Senna versus Prost by Malcolm Folley
This past season of Formula One has been the best since 1993. The next season, I think, will be the first where no one on the grid has driven against Senna. Depending on how you feel about Schumacher, it’s possible Senna was the last great driver in Formula One. He wasn’t the most successful, but Senna raced in era when other drivers had access to potentially race-winning cars. His biggest rival, Prost, was in the same car for a couple of seasons.
It’s easy to fixate on one of the drivers, but the book covers the development both of the. Prost’s tale starts with his first spell with McLaren of that rivalry from Prost’s arrival at McLaren in 1980. Folley doesn’t simply take Prost’s recollections. He also draws on other people around at the time, such as Tony Jardine. Senna’s early career is covered with his time in Formula Ford in the UK. Martin Brundle gives an honest view of how it was like to race Senna at the time.
Jo Ramirez, who worked at McLaren during the Senna/Prost era is another source of material for their time in the team. Other drivers gave brief accounts to fill out the story. There are interviews with Hill and Williams too. Senna’s time before his death at Williams was brief, but it was Williams who gave Senna his first F1 drive as a part of a test session.
Obviously the two title characters dominate the book, but it is a taste of what Formula One was like in the 1980s. The extra background adds more context to what was going on. For example, the classic clip of Senna first coming to threaten Prost is from Monaco 1984 where an irresistible Senna in a poor car chased down Alain Prost in almost undriveable conditions. Prost’s hand waving in the downpour is easily mistaken for someone appealing to be given the win (1984 Monaco Grand Prix — part 7). However it is clear from the book that Prost was deeply affected his accident in practice for the 1982 German Grand Prix where Didier Pironi came out of heavy rainspray to smash into the back of Prost’s Renault. Pironi never raced in Formula One again. (Didier Pironi — Hockenheim ’82, crash and recovery)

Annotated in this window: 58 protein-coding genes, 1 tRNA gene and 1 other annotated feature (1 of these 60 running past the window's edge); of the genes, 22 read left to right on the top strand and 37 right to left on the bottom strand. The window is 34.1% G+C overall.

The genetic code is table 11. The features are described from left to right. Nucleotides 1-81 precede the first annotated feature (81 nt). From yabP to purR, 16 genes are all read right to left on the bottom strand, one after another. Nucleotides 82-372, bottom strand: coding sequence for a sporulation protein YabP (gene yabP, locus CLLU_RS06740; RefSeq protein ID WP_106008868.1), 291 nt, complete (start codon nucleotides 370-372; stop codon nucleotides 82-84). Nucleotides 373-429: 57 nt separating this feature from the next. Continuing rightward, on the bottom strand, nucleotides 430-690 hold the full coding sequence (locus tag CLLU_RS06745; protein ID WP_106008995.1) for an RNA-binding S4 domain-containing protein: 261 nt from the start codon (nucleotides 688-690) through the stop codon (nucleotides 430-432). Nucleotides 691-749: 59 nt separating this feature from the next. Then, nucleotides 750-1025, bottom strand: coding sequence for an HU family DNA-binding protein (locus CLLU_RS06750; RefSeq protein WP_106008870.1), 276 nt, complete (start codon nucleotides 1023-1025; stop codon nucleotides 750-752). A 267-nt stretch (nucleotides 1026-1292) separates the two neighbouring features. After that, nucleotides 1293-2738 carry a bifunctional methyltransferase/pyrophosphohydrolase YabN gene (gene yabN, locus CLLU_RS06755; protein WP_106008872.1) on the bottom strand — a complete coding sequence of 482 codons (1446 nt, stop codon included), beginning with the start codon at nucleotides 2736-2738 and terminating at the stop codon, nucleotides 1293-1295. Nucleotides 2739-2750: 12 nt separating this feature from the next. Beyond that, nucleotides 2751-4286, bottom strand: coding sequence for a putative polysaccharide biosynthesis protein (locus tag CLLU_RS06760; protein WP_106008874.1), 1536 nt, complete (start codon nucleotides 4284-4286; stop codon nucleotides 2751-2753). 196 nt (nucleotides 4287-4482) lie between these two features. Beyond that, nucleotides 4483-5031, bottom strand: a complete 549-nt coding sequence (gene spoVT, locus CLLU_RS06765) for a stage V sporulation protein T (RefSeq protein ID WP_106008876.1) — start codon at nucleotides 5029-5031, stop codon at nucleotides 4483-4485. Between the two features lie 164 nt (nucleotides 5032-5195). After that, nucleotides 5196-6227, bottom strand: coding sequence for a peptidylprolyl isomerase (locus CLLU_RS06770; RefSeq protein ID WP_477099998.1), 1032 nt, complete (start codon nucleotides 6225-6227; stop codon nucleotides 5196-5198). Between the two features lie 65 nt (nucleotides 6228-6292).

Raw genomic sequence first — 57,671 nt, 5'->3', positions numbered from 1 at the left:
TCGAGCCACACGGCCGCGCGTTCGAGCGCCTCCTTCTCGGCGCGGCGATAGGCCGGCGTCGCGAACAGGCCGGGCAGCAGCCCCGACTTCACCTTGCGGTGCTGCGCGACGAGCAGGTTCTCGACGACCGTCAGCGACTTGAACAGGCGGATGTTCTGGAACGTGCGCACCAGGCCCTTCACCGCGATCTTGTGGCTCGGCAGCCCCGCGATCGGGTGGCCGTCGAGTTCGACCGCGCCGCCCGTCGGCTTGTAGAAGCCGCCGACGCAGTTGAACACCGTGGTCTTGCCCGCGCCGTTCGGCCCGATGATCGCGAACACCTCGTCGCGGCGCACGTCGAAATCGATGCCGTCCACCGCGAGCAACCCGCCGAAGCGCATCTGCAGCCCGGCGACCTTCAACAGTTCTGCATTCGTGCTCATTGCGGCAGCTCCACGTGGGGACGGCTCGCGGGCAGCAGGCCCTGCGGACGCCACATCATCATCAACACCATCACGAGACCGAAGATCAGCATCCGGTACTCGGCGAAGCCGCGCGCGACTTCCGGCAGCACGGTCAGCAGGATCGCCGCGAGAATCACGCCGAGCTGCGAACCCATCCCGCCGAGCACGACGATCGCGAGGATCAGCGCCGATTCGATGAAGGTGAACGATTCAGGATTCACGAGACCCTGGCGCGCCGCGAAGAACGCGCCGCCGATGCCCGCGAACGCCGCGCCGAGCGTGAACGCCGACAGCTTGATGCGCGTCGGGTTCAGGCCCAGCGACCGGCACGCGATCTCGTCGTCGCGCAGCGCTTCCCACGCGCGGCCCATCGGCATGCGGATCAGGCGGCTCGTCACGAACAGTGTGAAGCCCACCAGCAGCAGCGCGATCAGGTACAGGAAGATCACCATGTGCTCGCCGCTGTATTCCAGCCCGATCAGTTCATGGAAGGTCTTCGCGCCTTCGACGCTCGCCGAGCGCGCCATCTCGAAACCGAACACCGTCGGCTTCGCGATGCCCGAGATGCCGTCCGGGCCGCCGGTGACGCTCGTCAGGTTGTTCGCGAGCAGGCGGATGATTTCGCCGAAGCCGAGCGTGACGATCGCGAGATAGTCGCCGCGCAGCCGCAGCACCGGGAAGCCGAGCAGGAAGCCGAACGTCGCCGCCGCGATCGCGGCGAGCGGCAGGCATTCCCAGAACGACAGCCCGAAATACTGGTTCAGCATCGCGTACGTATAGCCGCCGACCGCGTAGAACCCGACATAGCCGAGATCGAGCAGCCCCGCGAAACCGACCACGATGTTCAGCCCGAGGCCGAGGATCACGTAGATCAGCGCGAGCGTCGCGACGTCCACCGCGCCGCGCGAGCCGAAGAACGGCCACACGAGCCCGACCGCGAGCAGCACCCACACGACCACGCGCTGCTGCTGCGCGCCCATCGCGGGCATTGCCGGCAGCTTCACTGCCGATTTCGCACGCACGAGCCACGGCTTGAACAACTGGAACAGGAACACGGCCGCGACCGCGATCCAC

1982 was a black year for Formula One. Along with Pironi’s career-ending accident, Villeneuve and Paletti died in races. Paletti’s death would be the last at a Formula One race till the weekend in 1994 when Roland Ratzenberger and Ayrton Senna died. Prost was aware that F1 was a dangerous career. Ayrton Senna didn’t start in F1 till 1984. His faith was a worry for some other drivers, especially in his later years, when some thought Senna believed he had divine protection.
There is a problem with any book like this. Prost is alive to give his side of the story. Senna is not. It’s hard to judge now if Senna really thought he was invulnerable. If you’re already a fan of one over the other I don’t think you’ll find anything here to change your mind. But the other drivers come well out of this. Derek Warwick in particular could have been bitter after Senna effectively ended Warwick’s hopes of getting in a race-winning car.
The close of the book is inevitable, but even here Folley is able to add something, like the pressure Senna felt from Schumacher. Everything Senna had thrown at Prost was now coming back at him from Schumacher. A surprise in the book is how is seems Senna appreciated what a rival he had lost after Prost’s retirement. It also emphasises the shadow left by claims over the Benetton team using traction control. Did Senna die chasing an illegal car? http://www1.skysports.com/formula-1/news/12433/7362401/Verstappen-Schuey-s-car-different–
With no Schumacher or Barrichello on the grid for 2013, this will be the first season in a long while where none of the drivers will have known a death at Grand Prix weekend. The massive advances in safety are due in part to the death of Senna. No other event could have shocked the sport into improving safety by so much.